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Jemison Magazine Reprint Debuted in 2012
Forward-thinking Birmingham. Sky’s the limit. Growth, prosperity, promise, and innovation. A city on the rise, notable on the national scene. Vibrant and important. That’s the way our city looked in 1910.
The solid reasons for that deserved optimism are detailed in The Jemison Magazine and the Selling of Birmingham, 1910-1914, the newest book from the Birmingham Historical Society. The core of the volume addresses the planning and development of Fairfield, then a new site for U.S. Steel’s operations, and visionary Robert Jemison Jr.’s real estate dreams-turned-realities in the Birmingham area. The story is told through excerpts from The Jemison Magazine published by the Jemison firm from 1910 to 1914. More than 200 period photographs and drawings are included.
“This book is all about the optimism of the time,” says Marjorie White, Director of the Birmingham Historical Society. “They believed that they were creating a world-class industrial region. There was so much building, so much progress. It’s the Golden Era in many ways–and what they created paved the way for the Birmingham we know today.”
Among the exciting happenings during the period:
- The industrial engine was expanding (mines, coal, coke, furnaces, foundries, iron, steel, pipes, rails) and the population was rising–a 10-year swell from 38,000 to 132,000, an increase of 245%.
- Birmingham was recognized nationally as the rail and industrial capital of the South (10 trunk railroads–many more than Atlanta)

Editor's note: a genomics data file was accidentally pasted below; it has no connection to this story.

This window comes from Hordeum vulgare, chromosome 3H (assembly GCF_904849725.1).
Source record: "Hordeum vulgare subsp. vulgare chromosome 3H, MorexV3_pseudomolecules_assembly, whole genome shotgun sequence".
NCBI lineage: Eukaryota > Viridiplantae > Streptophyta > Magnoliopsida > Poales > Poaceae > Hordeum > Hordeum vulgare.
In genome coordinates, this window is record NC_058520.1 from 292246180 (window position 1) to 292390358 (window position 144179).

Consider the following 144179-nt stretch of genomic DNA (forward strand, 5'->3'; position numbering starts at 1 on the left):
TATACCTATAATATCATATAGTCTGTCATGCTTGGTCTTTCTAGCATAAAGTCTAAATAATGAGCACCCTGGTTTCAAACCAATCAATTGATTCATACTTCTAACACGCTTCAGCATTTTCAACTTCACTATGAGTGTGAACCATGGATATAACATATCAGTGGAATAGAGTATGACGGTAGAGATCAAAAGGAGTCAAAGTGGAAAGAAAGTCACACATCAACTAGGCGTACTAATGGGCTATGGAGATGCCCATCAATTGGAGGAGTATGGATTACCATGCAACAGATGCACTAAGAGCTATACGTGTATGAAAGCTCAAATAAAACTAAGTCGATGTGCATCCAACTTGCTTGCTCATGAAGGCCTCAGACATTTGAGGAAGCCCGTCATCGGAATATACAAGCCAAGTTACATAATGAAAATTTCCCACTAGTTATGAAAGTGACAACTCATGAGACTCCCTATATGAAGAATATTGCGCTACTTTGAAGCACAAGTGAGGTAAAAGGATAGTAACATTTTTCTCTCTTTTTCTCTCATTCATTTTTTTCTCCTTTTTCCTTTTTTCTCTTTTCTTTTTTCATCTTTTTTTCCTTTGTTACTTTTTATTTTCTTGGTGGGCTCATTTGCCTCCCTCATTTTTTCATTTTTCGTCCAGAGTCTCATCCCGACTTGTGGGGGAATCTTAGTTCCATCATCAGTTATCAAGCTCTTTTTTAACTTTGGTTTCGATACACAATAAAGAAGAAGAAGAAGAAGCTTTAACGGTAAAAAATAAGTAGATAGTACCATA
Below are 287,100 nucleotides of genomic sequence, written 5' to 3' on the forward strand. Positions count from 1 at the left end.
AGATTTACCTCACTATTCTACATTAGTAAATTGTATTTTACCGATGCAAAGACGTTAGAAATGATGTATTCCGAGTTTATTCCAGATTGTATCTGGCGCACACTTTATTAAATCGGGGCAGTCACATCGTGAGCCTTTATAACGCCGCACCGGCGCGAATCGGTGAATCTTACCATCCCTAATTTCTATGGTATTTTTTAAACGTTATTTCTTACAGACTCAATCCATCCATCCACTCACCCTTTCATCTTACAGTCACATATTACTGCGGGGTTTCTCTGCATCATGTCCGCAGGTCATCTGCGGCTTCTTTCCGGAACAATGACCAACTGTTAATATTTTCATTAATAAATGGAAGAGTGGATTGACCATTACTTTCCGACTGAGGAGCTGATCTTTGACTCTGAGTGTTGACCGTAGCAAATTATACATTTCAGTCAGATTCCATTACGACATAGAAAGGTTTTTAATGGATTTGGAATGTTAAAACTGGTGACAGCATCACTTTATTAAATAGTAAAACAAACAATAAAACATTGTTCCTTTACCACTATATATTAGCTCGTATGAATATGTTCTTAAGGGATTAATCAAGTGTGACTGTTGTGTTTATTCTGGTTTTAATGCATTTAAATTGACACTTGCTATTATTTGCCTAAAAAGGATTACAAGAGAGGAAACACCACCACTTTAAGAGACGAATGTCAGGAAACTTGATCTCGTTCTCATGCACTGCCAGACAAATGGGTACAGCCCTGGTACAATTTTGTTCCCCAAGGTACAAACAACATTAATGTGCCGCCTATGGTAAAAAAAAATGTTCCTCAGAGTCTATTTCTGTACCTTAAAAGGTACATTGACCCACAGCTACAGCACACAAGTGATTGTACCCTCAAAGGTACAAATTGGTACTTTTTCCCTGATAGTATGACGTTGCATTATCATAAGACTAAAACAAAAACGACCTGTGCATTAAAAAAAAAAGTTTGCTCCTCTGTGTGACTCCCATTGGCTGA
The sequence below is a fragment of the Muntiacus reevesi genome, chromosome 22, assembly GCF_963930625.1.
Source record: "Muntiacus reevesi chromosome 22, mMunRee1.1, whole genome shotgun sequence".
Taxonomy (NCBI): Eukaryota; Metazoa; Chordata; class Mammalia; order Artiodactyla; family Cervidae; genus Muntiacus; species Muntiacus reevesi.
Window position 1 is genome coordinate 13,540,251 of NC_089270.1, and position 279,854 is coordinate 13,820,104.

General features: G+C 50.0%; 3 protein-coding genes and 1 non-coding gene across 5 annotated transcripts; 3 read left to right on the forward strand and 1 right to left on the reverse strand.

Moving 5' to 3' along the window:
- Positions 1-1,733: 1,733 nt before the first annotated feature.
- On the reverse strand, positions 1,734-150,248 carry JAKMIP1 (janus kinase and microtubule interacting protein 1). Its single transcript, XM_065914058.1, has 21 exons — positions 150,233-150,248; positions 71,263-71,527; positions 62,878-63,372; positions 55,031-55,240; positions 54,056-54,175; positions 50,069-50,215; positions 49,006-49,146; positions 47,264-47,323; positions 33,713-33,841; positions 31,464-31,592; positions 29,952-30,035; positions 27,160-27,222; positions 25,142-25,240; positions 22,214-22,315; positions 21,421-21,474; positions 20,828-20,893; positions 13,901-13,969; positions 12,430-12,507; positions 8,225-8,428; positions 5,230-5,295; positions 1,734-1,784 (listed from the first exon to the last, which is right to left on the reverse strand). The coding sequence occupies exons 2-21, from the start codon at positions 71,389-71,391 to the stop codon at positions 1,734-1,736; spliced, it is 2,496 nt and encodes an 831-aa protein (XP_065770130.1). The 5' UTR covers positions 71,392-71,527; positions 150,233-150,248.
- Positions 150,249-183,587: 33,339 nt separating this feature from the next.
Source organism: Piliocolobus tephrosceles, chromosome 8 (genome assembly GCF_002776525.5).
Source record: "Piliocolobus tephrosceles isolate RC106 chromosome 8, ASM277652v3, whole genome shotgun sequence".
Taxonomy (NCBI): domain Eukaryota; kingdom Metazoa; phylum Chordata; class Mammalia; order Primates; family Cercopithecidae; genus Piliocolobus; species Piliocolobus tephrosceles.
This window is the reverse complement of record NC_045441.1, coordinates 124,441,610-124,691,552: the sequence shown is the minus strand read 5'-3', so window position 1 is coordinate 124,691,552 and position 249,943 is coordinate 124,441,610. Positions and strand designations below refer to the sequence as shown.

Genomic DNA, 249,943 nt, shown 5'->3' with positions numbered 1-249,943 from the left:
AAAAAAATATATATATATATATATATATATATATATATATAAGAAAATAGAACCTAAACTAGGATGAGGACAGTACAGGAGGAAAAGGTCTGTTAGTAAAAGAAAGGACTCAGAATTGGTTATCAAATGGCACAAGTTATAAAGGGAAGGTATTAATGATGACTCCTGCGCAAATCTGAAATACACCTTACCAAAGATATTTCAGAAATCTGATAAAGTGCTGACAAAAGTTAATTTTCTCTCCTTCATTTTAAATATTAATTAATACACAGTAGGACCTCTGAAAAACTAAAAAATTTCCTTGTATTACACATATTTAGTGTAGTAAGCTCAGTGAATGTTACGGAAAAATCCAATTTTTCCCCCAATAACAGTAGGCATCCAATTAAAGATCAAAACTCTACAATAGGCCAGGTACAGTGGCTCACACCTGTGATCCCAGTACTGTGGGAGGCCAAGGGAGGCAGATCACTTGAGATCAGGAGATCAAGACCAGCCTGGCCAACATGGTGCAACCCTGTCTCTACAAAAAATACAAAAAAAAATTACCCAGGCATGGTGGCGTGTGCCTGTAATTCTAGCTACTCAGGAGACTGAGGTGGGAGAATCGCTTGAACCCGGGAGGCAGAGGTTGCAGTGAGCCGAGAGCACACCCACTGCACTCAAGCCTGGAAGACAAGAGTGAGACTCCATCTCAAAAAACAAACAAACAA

- Jemison advanced civic pride by bringing world-class planners, engineers, and architects to lay out and construct new communities (Fairfield, Central Park, Forest Park, Altamont, Redmont, and real estate in the city center). Jemison raised investment capital and investors hung on.
The book’s 200+ photographs detail the extraordinary growth and enthusiasm:
- Photo: The 1909 plan for Fairfield, introducing the concept of city planning and beautification. (Jemison put more than $1 million into landscaping, coordinating shrub, tree, and flower plantings. He later put these concepts into play in creating Mountain Brook and Redmont.)
- Photo: Children frolicking in a Fairfield park wading pool, delighting in the green space and water of the planned community’s thoughtful addition. (Every Fairfield home was within a two-minute walk of a park or parkway.)
- Photo: Bungalow cottages and backyards in Fairfield (innovative for the time, designed to attract skilled workers to this city with high standards).
- Photo: Heaviest Corner on Earth–View of Birmingham Skyline, 1913–The newly completed office buildings at First Avenue and Twentieth Streets (they included the Woodward, Brown-Marx, Empire and American Trust buildings).
- Photo: The Ridgley (today’s Tutwiler Hotel)–Completed in 1914, this apartment building was copied from Park Avenue, designed by New York architect J.E.R. Carpenter (an aristocratic and forward-thinking move for the city).
INSIDE THE COVER: A sampling of facts:
- Former President Teddy Roosevelt visiting Fairfield (his comments: “Bully…splendid!”)
- The “selling” aspect–Jemison’s magazine was designed to “sell” and boost Birmingham (great facts and figures in its pages)
- The tradition of city and neighborhood planning–alive in today’s Birmingham
- Period promotional rhetoric: “Fairfield stands Unequaled, Unparalleled, Impossible to Imitate, Impossible to Duplicate.” At one point, promoters called Fairfield the “8th Wonder of the World.”
The Jemison Magazine and The Selling of Birmingham, 1910-1914
Edited by Julius Linn Jr., Katherine Tipton, and Marjorie White
Paperback, 8 1/2″ x 11″, 288 pages, 200 black-and-white photographs and drawings
Publication Date: October 2011
Publisher: Birmingham Historical Society